Monthly Archives: November 2008

Links: Facebook, Palentir, People Power, MapMaker

  • People Power: Revolutions Colored Green: Think of popular protests, of the kind that make clever use of technology to mobilize support, flummox the authorities and disseminate facts and images. Campaigns have recently been applying the latest “people power” techniques to environmental activism. In time, eco-protest may lead to political change, but the focus is narrower.
  • 16th Century Map Maker’s Intriguing Knowledge: How was it that a German priest writing in Latin and living in a French city far from the coast became the first person to tell the world that a vast ocean lay to the west of the American continents?

InSTEDD’s Mesh4X Explained

I’ve had the pleasure of crossing paths with InSTEDD’s Robert Kirkpatrick on several occasions this year and always come away from our conversations having learned something new. Robert has recently been presenting InSTEDD’s new Mesh4X project. I confessed to him that I wasn’t entirely sure I fully grasped all the technical language he used to describe Mesh4X (which may serve as one answer to Paul Curion’s recent questions on The Innovation Fallacy).

Shortly after our recent CrisisMappers Meeting in Orlando, Robert kindly took the time to rework his description of Mesh4X for non techies. What follows is this description in Robert’s own words: “Having now heard the message a second time, I’m trying to clarify my description of Mesh4x for a lay audience. This version is more of a ‘product brochure’ in style, but I hope you find it useful in filling in any gaps.”

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InSTEDD Mesh4X

Problem:  cross-organizational data sharing shouldn’t be this hard.

A major obstacle to effective humanitarian action today is that while advances in information technology have made it possible for individual organizations to collect, organize, and analyze data as never before, sharing of data between organizations remains problematic.  Organizations choose to adopt different information systems and software applications for many good reasons, yet a consequence of this is that data ends up fragmented across multiple organizations’ servers, PCs, and networks and remains “trapped” in different databases and formats.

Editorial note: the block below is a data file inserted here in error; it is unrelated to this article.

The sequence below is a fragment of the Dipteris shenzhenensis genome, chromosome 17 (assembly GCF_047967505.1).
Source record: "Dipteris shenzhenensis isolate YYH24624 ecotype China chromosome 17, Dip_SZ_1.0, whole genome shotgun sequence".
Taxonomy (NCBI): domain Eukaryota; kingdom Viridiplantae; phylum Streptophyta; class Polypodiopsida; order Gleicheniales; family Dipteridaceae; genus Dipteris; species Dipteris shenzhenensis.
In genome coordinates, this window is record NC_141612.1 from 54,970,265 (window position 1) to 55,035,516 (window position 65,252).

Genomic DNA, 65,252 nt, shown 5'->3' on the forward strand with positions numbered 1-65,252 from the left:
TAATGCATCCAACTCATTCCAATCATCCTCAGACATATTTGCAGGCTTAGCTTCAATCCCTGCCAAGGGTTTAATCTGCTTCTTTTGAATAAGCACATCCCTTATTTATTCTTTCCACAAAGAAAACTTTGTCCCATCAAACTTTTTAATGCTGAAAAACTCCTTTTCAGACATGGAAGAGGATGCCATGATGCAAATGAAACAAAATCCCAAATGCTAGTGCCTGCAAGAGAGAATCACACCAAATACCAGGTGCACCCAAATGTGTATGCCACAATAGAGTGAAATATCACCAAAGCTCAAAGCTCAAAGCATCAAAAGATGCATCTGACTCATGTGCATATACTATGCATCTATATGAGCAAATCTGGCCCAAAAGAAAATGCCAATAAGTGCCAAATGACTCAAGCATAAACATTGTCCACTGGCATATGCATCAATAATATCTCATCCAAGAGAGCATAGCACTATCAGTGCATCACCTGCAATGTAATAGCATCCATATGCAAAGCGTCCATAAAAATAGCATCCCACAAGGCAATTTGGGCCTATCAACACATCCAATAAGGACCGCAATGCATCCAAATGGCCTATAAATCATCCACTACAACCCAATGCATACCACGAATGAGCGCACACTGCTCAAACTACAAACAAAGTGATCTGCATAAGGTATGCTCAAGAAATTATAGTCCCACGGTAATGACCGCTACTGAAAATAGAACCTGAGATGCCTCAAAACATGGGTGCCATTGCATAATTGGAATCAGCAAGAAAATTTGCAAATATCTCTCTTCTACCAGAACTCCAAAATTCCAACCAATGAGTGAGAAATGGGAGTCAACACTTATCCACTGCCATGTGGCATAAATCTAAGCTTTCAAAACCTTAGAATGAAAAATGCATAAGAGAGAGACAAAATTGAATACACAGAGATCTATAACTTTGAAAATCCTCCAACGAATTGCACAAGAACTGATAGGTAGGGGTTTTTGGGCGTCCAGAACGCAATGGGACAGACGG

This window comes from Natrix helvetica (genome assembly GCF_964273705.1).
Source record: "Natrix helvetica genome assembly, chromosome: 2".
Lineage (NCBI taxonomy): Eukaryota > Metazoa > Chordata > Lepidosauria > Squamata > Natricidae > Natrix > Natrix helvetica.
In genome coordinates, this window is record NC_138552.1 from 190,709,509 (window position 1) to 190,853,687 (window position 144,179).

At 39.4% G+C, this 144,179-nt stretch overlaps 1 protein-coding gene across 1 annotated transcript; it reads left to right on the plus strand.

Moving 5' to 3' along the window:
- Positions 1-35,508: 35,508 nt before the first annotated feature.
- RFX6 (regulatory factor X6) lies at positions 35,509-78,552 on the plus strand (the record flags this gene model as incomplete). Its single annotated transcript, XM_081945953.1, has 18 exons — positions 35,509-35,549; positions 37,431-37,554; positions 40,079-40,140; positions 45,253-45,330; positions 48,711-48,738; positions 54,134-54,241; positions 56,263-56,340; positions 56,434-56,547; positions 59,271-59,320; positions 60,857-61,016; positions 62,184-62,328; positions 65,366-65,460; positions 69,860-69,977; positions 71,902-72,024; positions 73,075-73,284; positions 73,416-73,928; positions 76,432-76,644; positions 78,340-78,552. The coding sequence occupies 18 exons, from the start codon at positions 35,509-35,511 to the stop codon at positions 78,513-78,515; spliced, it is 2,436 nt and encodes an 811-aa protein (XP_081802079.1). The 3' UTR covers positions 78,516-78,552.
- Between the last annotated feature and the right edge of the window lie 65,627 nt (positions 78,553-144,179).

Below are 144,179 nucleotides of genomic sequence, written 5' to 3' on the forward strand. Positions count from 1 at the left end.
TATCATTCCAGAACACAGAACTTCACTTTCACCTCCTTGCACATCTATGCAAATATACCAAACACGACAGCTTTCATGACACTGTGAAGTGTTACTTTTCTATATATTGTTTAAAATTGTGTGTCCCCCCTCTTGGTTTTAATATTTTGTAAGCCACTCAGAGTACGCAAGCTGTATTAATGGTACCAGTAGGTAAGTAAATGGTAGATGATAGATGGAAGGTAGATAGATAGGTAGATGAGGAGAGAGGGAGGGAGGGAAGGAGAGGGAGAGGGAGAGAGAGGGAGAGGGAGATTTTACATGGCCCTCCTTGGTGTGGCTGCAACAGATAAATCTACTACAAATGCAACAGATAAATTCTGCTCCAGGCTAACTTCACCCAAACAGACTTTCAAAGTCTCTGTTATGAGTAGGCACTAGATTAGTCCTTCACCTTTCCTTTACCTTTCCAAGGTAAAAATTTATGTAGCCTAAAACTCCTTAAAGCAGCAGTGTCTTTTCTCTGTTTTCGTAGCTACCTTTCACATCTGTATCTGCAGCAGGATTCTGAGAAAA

This fragmentation incurs a high opportunity cost, as each organization working on a problem ends up having to act based on a fraction of what is actually known collectively. When data is shared today, it typically involves staff manually exporting from a database,  emailing spreadsheets files, and them importing them manually on the receiving end – a cumbersome and error-prone process further complicated by situations where Internet access is slow, unreliable, or completely unavailable.

Solution: Mesh4X – critical data when you need it, where you need it.

  • Imagine if that spreadsheet on your desktop, filled with health surveys, supply requests, or project status reports, were seamlessly linked to databases, programs, map software, websites and PDAs of others you want to share with, so that whenever you add or update data, the changes end up  being reflected everyone else as well, and all of their changes would also show up in your spreadsheet automatically.